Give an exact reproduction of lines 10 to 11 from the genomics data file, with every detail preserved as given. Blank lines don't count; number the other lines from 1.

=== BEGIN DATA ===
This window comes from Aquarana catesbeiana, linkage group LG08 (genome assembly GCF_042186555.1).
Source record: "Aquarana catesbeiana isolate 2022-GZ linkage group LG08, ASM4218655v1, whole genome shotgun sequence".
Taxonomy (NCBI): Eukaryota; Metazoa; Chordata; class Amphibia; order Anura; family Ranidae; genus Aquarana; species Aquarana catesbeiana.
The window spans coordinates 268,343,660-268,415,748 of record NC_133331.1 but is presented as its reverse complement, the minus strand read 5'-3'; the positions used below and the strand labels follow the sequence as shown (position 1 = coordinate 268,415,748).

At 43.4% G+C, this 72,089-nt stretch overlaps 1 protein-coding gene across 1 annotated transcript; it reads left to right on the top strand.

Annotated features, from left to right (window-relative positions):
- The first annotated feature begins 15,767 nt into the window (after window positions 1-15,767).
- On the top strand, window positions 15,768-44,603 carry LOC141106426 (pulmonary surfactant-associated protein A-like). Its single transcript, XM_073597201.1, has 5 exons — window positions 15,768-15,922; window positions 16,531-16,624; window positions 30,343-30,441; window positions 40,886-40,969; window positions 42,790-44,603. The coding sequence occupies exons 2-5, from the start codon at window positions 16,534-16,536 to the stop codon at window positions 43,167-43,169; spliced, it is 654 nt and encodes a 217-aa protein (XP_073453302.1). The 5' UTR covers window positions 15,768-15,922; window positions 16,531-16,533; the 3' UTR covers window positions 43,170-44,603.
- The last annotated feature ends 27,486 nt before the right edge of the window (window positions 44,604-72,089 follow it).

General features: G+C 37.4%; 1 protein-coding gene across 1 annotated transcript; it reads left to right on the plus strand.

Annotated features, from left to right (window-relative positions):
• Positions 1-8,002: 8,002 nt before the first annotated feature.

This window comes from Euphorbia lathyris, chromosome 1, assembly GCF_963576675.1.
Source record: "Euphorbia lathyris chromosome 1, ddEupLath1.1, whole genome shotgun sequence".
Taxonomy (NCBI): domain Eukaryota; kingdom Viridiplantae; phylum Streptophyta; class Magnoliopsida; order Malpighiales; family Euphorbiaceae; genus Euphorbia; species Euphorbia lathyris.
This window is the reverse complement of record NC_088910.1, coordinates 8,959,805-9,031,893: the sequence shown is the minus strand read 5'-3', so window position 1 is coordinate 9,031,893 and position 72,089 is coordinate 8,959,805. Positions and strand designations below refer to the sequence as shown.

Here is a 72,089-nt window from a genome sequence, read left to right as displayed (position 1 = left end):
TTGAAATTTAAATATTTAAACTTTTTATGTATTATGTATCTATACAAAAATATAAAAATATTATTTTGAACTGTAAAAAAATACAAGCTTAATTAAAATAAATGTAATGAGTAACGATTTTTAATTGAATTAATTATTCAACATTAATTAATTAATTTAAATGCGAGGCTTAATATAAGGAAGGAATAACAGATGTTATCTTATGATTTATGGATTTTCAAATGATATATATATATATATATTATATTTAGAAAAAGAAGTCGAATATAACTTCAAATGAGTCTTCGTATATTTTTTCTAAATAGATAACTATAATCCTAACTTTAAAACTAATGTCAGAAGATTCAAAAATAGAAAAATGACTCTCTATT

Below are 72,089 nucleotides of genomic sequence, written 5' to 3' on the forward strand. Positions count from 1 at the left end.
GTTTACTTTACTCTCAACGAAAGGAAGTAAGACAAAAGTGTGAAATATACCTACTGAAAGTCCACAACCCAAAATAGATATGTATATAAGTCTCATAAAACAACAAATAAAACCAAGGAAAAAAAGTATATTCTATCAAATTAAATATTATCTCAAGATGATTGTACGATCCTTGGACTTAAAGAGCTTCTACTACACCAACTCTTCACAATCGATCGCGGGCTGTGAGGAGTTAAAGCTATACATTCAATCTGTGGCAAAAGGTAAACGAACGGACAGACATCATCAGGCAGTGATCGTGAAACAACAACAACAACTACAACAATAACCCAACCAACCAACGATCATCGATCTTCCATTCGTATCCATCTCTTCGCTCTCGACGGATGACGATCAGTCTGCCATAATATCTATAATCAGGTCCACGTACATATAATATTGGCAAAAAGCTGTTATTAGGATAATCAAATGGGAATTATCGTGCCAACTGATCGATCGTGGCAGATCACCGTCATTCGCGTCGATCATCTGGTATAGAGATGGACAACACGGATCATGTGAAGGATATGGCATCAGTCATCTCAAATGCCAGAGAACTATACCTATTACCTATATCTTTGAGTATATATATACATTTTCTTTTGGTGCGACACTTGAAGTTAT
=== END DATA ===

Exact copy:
General features: G+C 37.4%; 1 protein-coding gene across 1 annotated transcript; it reads left to right on the plus strand.

Annotated features, from left to right (window-relative positions):